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I am the Kennedy Endowed Chair in Innovative Learning Technologies and Professor at the University of Denver and conduct research on young children's development of mathematical concepts and competencies, implementation and scale-up of educational reform, professional development models and their influence on student learning, and implementation and effects of software environments (including those she has created) in mathematics classrooms.
Previously a high school teacher of mathematics and computer science, I also taught in the Gifted Math Program. I have since conducted research and published widely in the areas of:
The learning and teaching of mathematics
Computer applications in mathematics education
Creating, using, and evaluating a research-based curriculum and in taking successful curricula to scale using technologies and learning trajectories
Prof. Sarama's studies have been published in more than 50 refereed articles, 4 books, 30 chapters, and 60 additional publications. She has been Principal or Co-Principal Investigator on seven projects funded by the National Science Foundation, including Building Blocks—Foundations for Mathematical Thinking, Pre-kindergarten to Grade 2: Research-based Materials Development andPlanning for Professional Development in Pre-School Mathematics: Meeting the Challenge of Standards 2000. She is Principal Investigator on her latest NSF award, entitled, “Early Childhood Education in the Context of Mathematics, Science, and Literacy.”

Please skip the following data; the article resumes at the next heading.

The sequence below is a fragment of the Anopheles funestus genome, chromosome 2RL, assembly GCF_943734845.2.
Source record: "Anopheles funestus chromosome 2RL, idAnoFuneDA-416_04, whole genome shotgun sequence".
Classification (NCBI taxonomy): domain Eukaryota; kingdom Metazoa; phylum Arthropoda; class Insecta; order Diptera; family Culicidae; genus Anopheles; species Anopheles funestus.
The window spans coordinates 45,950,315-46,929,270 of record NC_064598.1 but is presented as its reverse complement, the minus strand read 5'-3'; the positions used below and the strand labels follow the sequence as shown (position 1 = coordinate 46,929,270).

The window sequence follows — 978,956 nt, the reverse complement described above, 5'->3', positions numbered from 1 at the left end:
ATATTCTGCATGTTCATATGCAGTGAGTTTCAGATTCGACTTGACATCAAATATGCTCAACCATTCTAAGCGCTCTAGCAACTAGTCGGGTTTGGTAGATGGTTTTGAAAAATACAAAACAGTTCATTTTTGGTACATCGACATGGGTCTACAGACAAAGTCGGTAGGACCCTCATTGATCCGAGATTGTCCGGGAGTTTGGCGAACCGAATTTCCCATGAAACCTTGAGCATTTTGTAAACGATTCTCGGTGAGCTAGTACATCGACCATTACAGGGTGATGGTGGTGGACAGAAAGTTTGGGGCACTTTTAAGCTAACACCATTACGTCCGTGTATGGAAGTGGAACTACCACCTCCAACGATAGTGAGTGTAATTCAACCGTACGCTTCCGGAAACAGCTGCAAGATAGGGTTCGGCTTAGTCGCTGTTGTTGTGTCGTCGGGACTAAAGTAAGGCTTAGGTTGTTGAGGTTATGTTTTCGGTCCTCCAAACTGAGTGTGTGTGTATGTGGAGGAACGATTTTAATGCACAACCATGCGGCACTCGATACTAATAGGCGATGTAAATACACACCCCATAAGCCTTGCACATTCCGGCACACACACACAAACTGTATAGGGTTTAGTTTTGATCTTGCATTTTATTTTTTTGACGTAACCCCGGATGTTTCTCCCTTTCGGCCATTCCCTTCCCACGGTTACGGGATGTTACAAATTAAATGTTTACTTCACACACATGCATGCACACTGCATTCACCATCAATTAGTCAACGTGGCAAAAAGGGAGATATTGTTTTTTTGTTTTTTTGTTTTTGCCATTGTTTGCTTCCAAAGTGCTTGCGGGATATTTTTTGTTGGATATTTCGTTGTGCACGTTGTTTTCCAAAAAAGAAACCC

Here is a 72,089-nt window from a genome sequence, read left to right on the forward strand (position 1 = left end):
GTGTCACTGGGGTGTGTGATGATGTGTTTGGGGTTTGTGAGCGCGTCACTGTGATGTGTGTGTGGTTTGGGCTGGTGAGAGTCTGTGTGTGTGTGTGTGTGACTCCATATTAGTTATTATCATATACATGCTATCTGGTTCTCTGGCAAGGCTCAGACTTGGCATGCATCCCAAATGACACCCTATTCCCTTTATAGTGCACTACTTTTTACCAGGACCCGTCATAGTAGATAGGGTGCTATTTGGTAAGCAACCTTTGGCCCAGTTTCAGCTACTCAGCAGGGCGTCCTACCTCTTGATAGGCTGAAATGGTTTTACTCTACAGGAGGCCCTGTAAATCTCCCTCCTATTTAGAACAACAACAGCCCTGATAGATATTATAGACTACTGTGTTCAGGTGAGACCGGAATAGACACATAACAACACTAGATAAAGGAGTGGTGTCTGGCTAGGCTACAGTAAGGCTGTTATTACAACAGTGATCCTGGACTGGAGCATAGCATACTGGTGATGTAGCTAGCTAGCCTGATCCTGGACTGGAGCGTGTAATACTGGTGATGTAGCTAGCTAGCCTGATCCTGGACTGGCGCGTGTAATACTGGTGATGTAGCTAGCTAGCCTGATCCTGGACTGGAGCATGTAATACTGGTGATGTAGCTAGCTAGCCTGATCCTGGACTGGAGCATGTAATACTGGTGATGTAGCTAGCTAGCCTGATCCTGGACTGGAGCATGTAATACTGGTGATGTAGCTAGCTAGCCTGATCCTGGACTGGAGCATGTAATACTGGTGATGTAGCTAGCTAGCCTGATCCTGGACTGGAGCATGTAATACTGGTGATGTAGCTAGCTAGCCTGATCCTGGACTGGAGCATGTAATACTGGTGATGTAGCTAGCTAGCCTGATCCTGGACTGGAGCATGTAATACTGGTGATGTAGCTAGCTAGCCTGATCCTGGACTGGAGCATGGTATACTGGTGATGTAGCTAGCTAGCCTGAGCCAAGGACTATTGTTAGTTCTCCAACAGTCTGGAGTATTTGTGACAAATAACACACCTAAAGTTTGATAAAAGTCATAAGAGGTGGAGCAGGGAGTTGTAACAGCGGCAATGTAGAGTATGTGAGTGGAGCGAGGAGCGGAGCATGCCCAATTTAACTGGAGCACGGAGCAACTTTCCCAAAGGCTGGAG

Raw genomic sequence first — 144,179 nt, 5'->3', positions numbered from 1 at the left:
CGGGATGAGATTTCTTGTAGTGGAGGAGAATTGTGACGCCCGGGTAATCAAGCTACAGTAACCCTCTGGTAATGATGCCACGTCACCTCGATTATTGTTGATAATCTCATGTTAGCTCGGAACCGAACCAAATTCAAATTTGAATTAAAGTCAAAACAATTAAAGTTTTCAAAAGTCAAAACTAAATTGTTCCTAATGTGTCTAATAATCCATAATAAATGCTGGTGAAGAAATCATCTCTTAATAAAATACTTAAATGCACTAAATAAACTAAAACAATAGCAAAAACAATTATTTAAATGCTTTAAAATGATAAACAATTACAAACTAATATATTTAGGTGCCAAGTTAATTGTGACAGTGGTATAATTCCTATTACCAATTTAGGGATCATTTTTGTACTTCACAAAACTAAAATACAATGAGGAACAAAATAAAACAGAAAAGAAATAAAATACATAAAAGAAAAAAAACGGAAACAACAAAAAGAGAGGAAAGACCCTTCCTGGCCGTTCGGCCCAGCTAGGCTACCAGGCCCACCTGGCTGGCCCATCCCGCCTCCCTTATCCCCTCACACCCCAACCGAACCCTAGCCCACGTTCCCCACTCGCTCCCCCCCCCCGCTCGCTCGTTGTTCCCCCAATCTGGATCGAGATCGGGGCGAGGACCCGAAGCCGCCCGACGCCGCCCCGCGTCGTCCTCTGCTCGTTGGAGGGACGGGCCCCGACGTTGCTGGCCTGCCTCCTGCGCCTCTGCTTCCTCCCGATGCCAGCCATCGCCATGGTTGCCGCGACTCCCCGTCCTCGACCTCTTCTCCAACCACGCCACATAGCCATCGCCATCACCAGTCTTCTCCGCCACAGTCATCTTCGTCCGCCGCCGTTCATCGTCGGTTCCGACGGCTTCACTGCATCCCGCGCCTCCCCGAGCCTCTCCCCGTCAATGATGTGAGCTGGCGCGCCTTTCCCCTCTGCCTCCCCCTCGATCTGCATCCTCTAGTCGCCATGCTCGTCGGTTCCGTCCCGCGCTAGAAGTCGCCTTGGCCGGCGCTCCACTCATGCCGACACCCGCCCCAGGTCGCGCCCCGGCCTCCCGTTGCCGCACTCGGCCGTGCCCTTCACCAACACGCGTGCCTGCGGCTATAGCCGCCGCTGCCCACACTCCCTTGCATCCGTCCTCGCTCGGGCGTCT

Dr. Sarama is also co-directing three large-scale studies funded by the U.S. Education Department’s Institute of Educational Studies (IES). The first is entitled,Scaling Up TRIAD: Teaching Early Mathematics for Understanding with Trajectories and Technologies. The second is a longitudinal extension of that work, entitled, Longitudinal Study of a Successful Scaling Up Project: Extending TRIAD. The third, with Dr. Sarama as Principal Investigator, is an efficacy study,Increasing the efficacy of an early mathematics curriculum with scaffolding designed to promote self-regulation. Dr. Sarama was previously the lead co-PI at the Buffalo site on another IES-funded project, A Longitudinal study of the Effects of a Pre-Kindergarten Mathematics Curriculum on Low-Income Children’s Mathematical Knowledge (IES; one of seven of a cohort of national projects conducted simultaneous local and national studies as part of the IES’s Preschool Curriculum Evaluation Research project).